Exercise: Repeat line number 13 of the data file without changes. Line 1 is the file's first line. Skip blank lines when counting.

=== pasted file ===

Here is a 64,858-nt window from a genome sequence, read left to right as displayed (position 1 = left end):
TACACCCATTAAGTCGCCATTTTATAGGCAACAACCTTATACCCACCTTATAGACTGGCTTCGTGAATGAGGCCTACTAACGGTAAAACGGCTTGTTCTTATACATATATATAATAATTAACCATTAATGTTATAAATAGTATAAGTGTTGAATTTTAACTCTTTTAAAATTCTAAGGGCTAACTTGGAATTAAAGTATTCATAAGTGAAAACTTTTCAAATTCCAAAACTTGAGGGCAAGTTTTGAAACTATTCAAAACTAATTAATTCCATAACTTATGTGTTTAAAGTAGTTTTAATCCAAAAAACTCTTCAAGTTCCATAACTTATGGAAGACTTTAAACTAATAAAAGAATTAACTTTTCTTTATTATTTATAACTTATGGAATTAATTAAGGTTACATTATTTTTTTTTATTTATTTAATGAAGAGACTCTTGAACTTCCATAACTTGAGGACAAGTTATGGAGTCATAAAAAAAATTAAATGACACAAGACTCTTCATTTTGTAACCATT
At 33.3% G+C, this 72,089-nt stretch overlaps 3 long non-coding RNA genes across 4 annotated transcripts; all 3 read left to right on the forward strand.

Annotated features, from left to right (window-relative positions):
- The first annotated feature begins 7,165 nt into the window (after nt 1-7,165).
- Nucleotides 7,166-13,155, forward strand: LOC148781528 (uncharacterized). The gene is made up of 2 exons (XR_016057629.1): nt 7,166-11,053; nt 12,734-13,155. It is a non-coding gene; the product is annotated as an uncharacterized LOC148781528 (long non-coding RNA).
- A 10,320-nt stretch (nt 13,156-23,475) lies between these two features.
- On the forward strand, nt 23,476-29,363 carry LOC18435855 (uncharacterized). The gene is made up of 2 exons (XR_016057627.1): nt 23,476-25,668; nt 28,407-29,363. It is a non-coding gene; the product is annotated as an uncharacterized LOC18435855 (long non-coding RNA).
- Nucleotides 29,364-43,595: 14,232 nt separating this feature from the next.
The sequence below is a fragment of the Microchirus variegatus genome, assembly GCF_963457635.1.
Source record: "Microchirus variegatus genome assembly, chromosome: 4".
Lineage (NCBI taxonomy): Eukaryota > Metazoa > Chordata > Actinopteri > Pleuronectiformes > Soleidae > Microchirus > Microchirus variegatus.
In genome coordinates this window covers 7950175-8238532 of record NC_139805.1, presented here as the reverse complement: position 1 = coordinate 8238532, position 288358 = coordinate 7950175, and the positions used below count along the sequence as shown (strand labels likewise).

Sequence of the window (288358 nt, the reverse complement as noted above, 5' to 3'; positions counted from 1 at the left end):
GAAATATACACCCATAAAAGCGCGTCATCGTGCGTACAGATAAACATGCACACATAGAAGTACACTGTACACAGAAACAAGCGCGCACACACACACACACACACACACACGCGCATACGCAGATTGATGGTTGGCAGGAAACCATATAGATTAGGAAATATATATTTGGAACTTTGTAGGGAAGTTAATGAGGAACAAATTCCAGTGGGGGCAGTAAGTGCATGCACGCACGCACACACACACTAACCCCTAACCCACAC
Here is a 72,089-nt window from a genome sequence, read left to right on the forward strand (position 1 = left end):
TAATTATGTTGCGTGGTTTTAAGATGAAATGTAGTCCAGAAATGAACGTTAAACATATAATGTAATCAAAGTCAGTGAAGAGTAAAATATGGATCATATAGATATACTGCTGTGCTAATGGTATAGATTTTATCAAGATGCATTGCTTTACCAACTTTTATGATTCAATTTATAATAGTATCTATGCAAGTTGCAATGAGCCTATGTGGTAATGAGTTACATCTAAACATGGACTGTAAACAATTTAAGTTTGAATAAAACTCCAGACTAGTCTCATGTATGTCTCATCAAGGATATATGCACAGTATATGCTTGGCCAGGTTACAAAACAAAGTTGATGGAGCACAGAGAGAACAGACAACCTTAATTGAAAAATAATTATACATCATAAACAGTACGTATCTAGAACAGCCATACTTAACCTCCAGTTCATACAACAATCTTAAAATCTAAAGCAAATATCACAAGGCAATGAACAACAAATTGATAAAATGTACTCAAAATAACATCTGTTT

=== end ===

In genome coordinates this window covers 7950175-8238532 of record NC_139805.1, presented here as the reverse complement: position 1 = coordinate 8238532, position 288358 = coordinate 7950175, and the positions used below count along the sequence as shown (strand labels likewise).